So Joe has returned to Arnhill, planning to threaten Stephen into giving him enough money to pay off his gambling debts in return for his continued silence. But Stephen Hurst has always been a powerful man, and Joe’s plan isn’t going to go as smoothly as he was expecting it to.
I was enjoying The Taking of Annie Thorne until it took the turn into the fantastical. Expecting a traditional psychological thriller – child gets kidnapped, returns marked by the events that they’ve experienced and changes their family’s lives for good – I didn’t see the twist of Annie’s death coming. It ruined the entire story for me.
The first half of the novel blew me away. The foreshadowing was a little heavy-handed, but the brutal way that Joe is treated by the people from his past upon his return to the village was shockingly violent. It made the story far darker than I was expecting, making me excited to find out exactly what happened to Annie all those years before.
It was a shame that the reveal caused my enjoyment of the book to plummet so rapidly. Perhaps I would have felt differently if C.J. Tudor had focused on why the events happened, but instead the characters seem to blindly accept the fact that something about Arnhill makes children come back from the dead.
There are some insinuations that the land itself is magical – the tragic events take place a burial ground filled solely with children’s bones – with hints towards the same thing happening to more children after Annie. However, there’s no concrete history that cements it in the story of the village and makes it more believable.
It gives it the impression that C.J. Tudor was halfway through the story, had an idea and decided to turn it on its head, but didn’t completely think things through. This becomes even more apparent during the last couple of chapters, where nonsensical events happen like dominoes falling. It made me feel as though my copy was missing a chapter or two at the end that actually explained things, but unfortunately that was not the case.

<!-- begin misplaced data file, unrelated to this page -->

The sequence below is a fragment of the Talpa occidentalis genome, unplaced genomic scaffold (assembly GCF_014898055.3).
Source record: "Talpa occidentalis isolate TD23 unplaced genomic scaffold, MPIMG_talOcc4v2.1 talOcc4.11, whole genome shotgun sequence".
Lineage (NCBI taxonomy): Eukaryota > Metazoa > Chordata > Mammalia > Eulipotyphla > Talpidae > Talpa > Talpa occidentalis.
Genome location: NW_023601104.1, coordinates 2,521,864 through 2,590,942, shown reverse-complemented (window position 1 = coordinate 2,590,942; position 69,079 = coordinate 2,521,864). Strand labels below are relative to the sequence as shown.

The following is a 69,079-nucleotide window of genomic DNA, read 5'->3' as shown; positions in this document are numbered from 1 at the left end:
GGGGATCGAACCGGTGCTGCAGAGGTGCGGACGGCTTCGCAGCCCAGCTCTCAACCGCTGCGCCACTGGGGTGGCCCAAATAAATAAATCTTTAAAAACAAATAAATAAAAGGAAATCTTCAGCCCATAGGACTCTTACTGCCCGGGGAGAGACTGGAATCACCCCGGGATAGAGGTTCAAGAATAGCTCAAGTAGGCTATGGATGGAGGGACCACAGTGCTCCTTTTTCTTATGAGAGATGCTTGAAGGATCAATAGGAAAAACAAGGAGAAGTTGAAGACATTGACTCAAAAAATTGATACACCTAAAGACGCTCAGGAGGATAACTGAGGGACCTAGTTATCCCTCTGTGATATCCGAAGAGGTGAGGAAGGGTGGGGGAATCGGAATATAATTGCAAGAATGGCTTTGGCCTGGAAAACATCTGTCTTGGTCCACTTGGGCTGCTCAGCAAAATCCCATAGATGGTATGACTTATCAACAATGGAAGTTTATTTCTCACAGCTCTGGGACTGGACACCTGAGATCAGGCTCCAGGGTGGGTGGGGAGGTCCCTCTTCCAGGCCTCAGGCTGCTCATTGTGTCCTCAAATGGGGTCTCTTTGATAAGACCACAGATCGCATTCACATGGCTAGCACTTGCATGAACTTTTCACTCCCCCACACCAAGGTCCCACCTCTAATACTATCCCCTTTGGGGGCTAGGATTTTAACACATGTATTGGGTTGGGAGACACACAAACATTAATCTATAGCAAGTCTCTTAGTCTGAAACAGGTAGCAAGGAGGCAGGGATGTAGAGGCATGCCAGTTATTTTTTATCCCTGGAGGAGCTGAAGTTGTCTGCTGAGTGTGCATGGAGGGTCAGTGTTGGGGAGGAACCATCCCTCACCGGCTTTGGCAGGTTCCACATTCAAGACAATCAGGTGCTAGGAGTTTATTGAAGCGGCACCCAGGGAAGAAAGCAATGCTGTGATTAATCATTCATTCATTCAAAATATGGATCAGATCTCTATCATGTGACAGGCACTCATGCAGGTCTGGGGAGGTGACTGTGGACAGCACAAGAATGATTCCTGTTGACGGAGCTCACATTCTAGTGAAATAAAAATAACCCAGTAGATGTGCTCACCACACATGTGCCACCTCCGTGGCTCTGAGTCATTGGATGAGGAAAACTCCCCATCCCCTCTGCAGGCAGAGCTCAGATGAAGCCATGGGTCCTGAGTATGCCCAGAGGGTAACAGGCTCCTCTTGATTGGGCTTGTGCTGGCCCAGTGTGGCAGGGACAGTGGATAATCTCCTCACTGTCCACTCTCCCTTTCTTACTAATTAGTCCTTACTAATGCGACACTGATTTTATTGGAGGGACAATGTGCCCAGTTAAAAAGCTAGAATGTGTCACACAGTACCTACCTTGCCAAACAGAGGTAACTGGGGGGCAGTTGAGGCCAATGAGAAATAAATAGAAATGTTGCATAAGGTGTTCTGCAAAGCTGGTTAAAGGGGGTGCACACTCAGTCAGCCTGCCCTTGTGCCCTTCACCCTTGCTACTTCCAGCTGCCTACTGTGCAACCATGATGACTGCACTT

I’ve seen a lot of rave reviews for The Taking of Annie Thorne, so I’m definitely in the minority having not enjoyed this novel. Perhaps I would have liked it more if I’d known what I was letting myself in for, but I’ve also never been a huge fan of novels which blur the lines between genres, so perhaps this was never meant to appeal to me.
If you’ve already read The Taking of Annie Thorne, let me know what you thought in the comments down below!
Addie is heartbroken, so spending the summer in Ireland watching her Aunt Mel get married (again) is not the one. It’s made even worse by the fact that her and Ian – her brother and her closest friend – are at each other’s throats constantly. […]
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‘It’s dope to be black until it’s hard to be black.’
When Starr’s friend Khalil gets shot and killed by a police officer during a routine traffic stop, her world is turned upside down.
Already struggling to juggle two personalities – the person she is in her ‘hood, Garden Heights Starr, vs. the person she has to be at her majority white private school, Williamson Starr – Starr now has to contend with police interviews and the constant worry that One-Fifteen is going to be found innocent of murdering one of her oldest friends.
‘I’ve seen it happen over and over again: a black person gets killed just for being black, and all hell breaks loose.